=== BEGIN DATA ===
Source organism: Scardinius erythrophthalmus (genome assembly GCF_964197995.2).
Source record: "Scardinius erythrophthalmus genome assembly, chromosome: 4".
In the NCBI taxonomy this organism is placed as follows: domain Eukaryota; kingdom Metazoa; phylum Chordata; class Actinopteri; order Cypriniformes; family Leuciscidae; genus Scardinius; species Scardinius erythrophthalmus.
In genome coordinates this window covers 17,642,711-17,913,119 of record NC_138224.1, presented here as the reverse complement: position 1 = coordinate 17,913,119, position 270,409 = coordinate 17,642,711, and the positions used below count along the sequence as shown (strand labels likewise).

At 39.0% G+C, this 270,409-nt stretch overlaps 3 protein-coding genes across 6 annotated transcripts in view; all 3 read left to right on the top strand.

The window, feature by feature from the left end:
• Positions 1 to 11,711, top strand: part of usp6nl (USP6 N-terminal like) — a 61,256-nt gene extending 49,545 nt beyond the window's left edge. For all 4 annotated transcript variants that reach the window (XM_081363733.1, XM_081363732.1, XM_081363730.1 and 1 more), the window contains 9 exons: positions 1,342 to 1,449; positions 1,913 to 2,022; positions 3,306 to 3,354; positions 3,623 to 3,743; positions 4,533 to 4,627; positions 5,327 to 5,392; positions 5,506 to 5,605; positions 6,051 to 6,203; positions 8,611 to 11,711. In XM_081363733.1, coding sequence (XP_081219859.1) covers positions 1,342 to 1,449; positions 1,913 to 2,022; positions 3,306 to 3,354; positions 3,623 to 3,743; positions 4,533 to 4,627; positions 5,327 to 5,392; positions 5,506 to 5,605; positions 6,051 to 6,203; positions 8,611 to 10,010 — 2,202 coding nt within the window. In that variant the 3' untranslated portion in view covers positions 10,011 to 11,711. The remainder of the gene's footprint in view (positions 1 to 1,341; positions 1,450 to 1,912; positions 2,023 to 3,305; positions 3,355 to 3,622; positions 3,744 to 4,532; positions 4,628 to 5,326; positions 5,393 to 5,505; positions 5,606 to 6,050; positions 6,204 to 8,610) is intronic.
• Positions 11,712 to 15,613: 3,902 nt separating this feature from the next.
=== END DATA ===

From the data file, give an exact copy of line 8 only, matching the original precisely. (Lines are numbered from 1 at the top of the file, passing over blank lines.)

• Positions 11,712 to 15,613: 3,902 nt separating this feature from the next.